[by Seth Fields]
WHEN I HIT PAGE 25 OF AMERICAN ANGLER’S 2017 WINTER ISSUE, I knew I’d found “the one.” The story covered fishing muskies on perfect moon phases, but what caught my eyes was an image of a boat, with an angler perched on the bow, performing a figure-eight, and a man at the oars taking in the scene.
I’d spent the previous year searching for a perfect boat, one that was not too large, but not too small; not too expensive but offering unwavering quality. I wanted a boat that handled bigger water, but I needed a shallow draft so it could perform in skinny water, too. And that’s what I saw in the image—a unique boat that could handle the demands my fishing would require. Enter Towee Boats. I liked the boat, got in touch with Towee owner Todd Gregory, and the rest is history. Recently, I reached out to Gregory and dug into his boatbuilding mentality.
What’s your professional background, and why did you create Towee?
Well, I used to work in the automotive industry, on the technical materials side as a director of quality control for several different companies. Even though I got to travel a lot, at the end of the day, it was a soul-sucking job. So I eventually got out and moved down to the Keys, where I was looking for something better to do. Luckily, some very close friends were boatbuilders. My friend Chuck, who later became my mentor, had worked in the industry for a long time, and he had seen it all. He knew all the different designs and technologies. Well, I had an idea about a boat I wanted to create, and he helped me with materials, design, and ultimately taught me boatbuilding. So, we took it from just an idea to a reality. The boating industry has attempted to fill the crossover niche before.
Where does the name Towee come from, and why did you choose to name your company after it?
It’s actually an old Cherokee word and it’s usually mispronounced. There is a creek off the Hiwassee River in Tennessee with that same name, A friend of mine who once had aspirations of building wooden boats at one time, had always wanted to use it and brought it to my attention. He urged me to use it actually. I wanted a name that we could define ourselves with our own quality and performance and this worked out beautifully.
What makes the Rivermaster Calusa different than boats we’ve seen in the past?
In the beginning, I saw a need for something that was missing in the market. Skiffs had just started to get big, but no one was building technical boats. By that, I mean a stripped-down, no-nonsense boat made to get you where you want to go. On the river side of the industry, we had driftboats and canoe–boat hybrids, but neither did the things I needed a boat to do. There were skiffs, which worked well on the flats, but you would never dream of putting them in rivers. Nothing existed at the time that was a credible flats skiff and was also a great river craft. You know, something you could do a lot of different types of fishing with. At the time, I was living a lifestyle where I was often going from the Keys to Tennessee, and up to Wisconsin. I wanted a boat that I could fish all of those places with. We set out to build a boat that did all those things, and did them well. It had to be able to get in skinny water, but also be stable (even with three adults in it). We wanted it to row well in rivers, and pole easily on the flats. But, in creating the perfect crossover boat, our fear was that we didn’t want to create an El Camino. El Caminos look really cool, but it’s a terrible car and an even worse truck. Ultimately, I wanted to have a boat that fit my lifestyle, and I had a feeling that I wasn’t the only one out there who wanted that.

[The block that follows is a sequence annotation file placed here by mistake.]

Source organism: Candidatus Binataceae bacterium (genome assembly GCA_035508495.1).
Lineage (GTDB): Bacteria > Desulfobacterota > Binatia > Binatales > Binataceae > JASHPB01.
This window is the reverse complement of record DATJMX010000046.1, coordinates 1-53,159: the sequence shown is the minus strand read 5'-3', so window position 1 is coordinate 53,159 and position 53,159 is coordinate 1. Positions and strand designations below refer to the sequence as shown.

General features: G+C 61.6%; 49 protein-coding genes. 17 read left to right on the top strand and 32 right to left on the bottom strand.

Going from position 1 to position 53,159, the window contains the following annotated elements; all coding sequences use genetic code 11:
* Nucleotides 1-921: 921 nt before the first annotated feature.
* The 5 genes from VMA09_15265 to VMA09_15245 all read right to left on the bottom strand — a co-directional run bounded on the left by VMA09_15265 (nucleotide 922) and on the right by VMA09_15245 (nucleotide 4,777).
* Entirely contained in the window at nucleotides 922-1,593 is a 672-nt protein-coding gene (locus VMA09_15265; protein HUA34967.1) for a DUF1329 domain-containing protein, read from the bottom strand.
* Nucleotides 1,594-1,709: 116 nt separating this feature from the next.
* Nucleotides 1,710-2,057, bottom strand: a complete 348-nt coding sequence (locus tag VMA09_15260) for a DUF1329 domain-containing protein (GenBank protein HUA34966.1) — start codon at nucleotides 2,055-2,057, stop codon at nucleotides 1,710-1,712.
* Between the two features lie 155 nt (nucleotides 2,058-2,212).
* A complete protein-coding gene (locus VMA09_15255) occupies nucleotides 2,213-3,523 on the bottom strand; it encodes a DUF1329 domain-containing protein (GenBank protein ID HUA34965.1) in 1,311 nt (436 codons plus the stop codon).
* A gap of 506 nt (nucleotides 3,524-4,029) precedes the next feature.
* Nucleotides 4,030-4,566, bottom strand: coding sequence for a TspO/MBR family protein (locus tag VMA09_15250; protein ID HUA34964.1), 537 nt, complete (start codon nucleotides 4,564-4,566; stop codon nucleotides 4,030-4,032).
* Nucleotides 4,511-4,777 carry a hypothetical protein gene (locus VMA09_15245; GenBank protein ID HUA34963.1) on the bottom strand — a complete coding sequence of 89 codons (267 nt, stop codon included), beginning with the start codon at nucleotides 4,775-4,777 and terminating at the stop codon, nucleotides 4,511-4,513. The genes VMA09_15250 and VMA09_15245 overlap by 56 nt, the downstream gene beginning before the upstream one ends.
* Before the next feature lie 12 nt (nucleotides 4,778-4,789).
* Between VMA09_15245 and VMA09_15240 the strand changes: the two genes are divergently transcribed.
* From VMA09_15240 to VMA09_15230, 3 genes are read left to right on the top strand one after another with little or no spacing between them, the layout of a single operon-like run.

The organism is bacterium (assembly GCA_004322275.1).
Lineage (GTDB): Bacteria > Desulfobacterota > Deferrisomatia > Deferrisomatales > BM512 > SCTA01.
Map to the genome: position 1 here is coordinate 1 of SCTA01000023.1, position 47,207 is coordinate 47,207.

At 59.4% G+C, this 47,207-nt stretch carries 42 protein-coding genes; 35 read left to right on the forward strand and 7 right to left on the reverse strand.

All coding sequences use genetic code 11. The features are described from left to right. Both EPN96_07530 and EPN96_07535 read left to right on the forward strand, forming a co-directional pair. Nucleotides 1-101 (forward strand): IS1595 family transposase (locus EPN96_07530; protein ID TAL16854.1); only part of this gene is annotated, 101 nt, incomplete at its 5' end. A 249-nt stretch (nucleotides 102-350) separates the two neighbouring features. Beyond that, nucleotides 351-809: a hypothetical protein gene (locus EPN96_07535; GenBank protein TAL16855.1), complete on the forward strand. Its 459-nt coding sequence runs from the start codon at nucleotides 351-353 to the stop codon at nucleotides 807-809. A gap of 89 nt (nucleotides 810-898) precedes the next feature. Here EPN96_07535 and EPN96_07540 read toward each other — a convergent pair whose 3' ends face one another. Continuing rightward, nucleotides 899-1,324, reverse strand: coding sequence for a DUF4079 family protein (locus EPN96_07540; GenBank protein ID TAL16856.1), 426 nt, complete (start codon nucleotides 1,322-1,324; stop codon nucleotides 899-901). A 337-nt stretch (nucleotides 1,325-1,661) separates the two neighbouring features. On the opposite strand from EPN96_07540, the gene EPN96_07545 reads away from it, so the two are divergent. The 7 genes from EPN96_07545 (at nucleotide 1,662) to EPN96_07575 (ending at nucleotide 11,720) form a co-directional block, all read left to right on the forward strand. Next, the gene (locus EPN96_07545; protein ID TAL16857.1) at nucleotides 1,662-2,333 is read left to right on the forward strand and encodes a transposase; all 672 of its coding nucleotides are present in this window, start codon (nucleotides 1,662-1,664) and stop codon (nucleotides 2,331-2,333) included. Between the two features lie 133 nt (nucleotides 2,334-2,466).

The Rivermaster Calusa is widely popular among muskie fisherman. Why is that?
There are two main reasons. One is the technical nature of the boat. It allows people to do lots of different types of fishing. It allows people to travel. It can be a jet; it can be a prop. And you can take it on big rivers and lakes. That combination just fits the needs of a muskie fisherman. [Second,] this business grew alongside the growth of fly fishing for muskies. We started this brand as muskie fishing came into its own. I started guiding for them a little bit, and then started to learn about others who were guiding for muskies. I met some guys from the Midwest and Wisconsin that were doing it. I eventually reached out to them, and they had a lot of input on some of the original designs and changes we made to the boat. So, I had the input from guys who were really out there doing it. It was very grassroots.
You recently expanded your facilities, the Calusa was featured in the recent Badfish video series, and your boat is popping up in magazines left and right. Is the Towee brand experiencing a boom?
First, let me say that we could sell a lot more boats than we do. It was really hard in the beginning to get a handle on, because if you build your own business and your own brand, you naturally want to see it grow. The entrepreneur in me wanted to grow the brand and make it some huge juggernaut. However, the boatbuilder in me said, Hey there’s a tip – ping point here, and if you go past that, you become a different kind of company. We want to serve as many people as we can while maintaining a level of service where each customer can have a real relationship with us; where I can help each customer select a boat and the custom features they need; and if they have a question, they can get in touch with me directly. You can’t have that kind of service if you’re too big. We’ve found the right production pace, where we can maintain quality over quantity, and we want to keep it that way. We like where we are.
Check out Towee Boats at toweemarine.com. Seth L. Fields is the editor of The Angling Report and digital content manager for American Angler.